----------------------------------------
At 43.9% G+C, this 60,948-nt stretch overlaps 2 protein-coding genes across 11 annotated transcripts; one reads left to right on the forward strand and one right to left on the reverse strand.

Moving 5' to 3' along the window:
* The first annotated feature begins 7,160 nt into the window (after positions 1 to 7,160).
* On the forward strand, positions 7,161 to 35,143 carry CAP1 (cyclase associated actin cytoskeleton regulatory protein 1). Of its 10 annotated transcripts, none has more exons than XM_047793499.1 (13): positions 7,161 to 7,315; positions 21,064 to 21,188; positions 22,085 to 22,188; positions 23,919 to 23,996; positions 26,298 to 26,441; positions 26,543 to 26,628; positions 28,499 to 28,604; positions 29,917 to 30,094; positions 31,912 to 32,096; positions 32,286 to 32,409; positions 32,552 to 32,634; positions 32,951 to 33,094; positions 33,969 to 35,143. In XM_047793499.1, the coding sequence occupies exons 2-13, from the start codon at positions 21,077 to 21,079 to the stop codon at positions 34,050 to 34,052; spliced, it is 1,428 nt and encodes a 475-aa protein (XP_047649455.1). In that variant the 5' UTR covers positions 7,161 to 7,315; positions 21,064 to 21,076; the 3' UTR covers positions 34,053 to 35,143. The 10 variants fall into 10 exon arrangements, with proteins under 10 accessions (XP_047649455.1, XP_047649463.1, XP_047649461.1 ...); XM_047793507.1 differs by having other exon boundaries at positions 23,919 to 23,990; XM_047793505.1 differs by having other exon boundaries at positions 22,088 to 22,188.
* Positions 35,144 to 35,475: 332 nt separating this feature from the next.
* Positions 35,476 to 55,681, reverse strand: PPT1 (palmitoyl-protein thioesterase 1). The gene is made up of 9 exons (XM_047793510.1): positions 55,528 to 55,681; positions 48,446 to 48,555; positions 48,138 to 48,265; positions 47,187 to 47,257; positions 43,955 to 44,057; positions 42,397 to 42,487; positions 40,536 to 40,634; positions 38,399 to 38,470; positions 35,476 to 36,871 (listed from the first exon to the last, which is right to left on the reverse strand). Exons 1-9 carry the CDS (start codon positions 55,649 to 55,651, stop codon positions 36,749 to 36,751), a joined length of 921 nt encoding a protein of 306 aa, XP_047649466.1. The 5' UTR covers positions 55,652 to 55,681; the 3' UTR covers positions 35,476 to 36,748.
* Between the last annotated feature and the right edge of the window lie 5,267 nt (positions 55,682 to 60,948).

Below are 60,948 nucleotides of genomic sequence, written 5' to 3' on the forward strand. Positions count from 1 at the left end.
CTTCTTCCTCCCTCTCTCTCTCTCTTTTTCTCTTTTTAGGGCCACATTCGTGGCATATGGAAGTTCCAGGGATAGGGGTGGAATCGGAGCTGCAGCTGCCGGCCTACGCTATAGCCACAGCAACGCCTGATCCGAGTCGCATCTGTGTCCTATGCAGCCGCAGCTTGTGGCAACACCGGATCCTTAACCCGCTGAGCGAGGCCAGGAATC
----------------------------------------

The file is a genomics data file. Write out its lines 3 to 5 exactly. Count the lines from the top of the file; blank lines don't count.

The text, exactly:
* The first annotated feature begins 7,160 nt into the window (after positions 1 to 7,160).
* On the forward strand, positions 7,161 to 35,143 carry CAP1 (cyclase associated actin cytoskeleton regulatory protein 1). Of its 10 annotated transcripts, none has more exons than XM_047793499.1 (13): positions 7,161 to 7,315; positions 21,064 to 21,188; positions 22,085 to 22,188; positions 23,919 to 23,996; positions 26,298 to 26,441; positions 26,543 to 26,628; positions 28,499 to 28,604; positions 29,917 to 30,094; positions 31,912 to 32,096; positions 32,286 to 32,409; positions 32,552 to 32,634; positions 32,951 to 33,094; positions 33,969 to 35,143. In XM_047793499.1, the coding sequence occupies exons 2-13, from the start codon at positions 21,077 to 21,079 to the stop codon at positions 34,050 to 34,052; spliced, it is 1,428 nt and encodes a 475-aa protein (XP_047649455.1). In that variant the 5' UTR covers positions 7,161 to 7,315; positions 21,064 to 21,076; the 3' UTR covers positions 34,053 to 35,143. The 10 variants fall into 10 exon arrangements, with proteins under 10 accessions (XP_047649455.1, XP_047649463.1, XP_047649461.1 ...); XM_047793507.1 differs by having other exon boundaries at positions 23,919 to 23,990; XM_047793505.1 differs by having other exon boundaries at positions 22,088 to 22,188.
* Positions 35,144 to 35,475: 332 nt separating this feature from the next.